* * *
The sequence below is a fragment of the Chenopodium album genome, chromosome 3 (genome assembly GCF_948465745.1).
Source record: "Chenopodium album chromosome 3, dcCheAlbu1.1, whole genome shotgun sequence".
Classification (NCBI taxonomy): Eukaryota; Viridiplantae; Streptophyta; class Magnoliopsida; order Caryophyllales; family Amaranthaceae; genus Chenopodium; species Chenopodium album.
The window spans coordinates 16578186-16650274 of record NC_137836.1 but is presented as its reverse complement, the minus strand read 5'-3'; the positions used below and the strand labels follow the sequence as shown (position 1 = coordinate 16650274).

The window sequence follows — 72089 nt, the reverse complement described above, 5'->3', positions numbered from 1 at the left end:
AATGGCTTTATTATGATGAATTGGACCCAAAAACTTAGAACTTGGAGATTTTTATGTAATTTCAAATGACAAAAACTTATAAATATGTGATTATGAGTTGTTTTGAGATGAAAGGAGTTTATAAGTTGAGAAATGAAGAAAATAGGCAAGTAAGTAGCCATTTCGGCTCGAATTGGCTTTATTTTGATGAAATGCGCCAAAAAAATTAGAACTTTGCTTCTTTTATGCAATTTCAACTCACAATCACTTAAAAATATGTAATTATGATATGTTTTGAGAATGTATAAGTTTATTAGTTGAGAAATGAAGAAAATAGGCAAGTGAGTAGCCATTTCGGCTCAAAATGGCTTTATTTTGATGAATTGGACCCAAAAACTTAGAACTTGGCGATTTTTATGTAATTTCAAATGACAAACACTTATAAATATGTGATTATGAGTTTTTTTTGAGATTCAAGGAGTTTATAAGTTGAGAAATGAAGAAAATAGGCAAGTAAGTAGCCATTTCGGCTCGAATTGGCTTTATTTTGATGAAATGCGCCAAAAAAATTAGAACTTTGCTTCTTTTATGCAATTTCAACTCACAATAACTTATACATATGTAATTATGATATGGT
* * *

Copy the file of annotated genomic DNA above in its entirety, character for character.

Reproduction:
The sequence below is a fragment of the Chenopodium album genome, chromosome 3 (genome assembly GCF_948465745.1).
Source record: "Chenopodium album chromosome 3, dcCheAlbu1.1, whole genome shotgun sequence".
Classification (NCBI taxonomy): Eukaryota; Viridiplantae; Streptophyta; class Magnoliopsida; order Caryophyllales; family Amaranthaceae; genus Chenopodium; species Chenopodium album.
The window spans coordinates 16578186-16650274 of record NC_137836.1 but is presented as its reverse complement, the minus strand read 5'-3'; the positions used below and the strand labels follow the sequence as shown (position 1 = coordinate 16650274).

The window sequence follows — 72089 nt, the reverse complement described above, 5'->3', positions numbered from 1 at the left end:
AATGGCTTTATTATGATGAATTGGACCCAAAAACTTAGAACTTGGAGATTTTTATGTAATTTCAAATGACAAAAACTTATAAATATGTGATTATGAGTTGTTTTGAGATGAAAGGAGTTTATAAGTTGAGAAATGAAGAAAATAGGCAAGTAAGTAGCCATTTCGGCTCGAATTGGCTTTATTTTGATGAAATGCGCCAAAAAAATTAGAACTTTGCTTCTTTTATGCAATTTCAACTCACAATCACTTAAAAATATGTAATTATGATATGTTTTGAGAATGTATAAGTTTATTAGTTGAGAAATGAAGAAAATAGGCAAGTGAGTAGCCATTTCGGCTCAAAATGGCTTTATTTTGATGAATTGGACCCAAAAACTTAGAACTTGGCGATTTTTATGTAATTTCAAATGACAAACACTTATAAATATGTGATTATGAGTTTTTTTTGAGATTCAAGGAGTTTATAAGTTGAGAAATGAAGAAAATAGGCAAGTAAGTAGCCATTTCGGCTCGAATTGGCTTTATTTTGATGAAATGCGCCAAAAAAATTAGAACTTTGCTTCTTTTATGCAATTTCAACTCACAATAACTTATACATATGTAATTATGATATGGT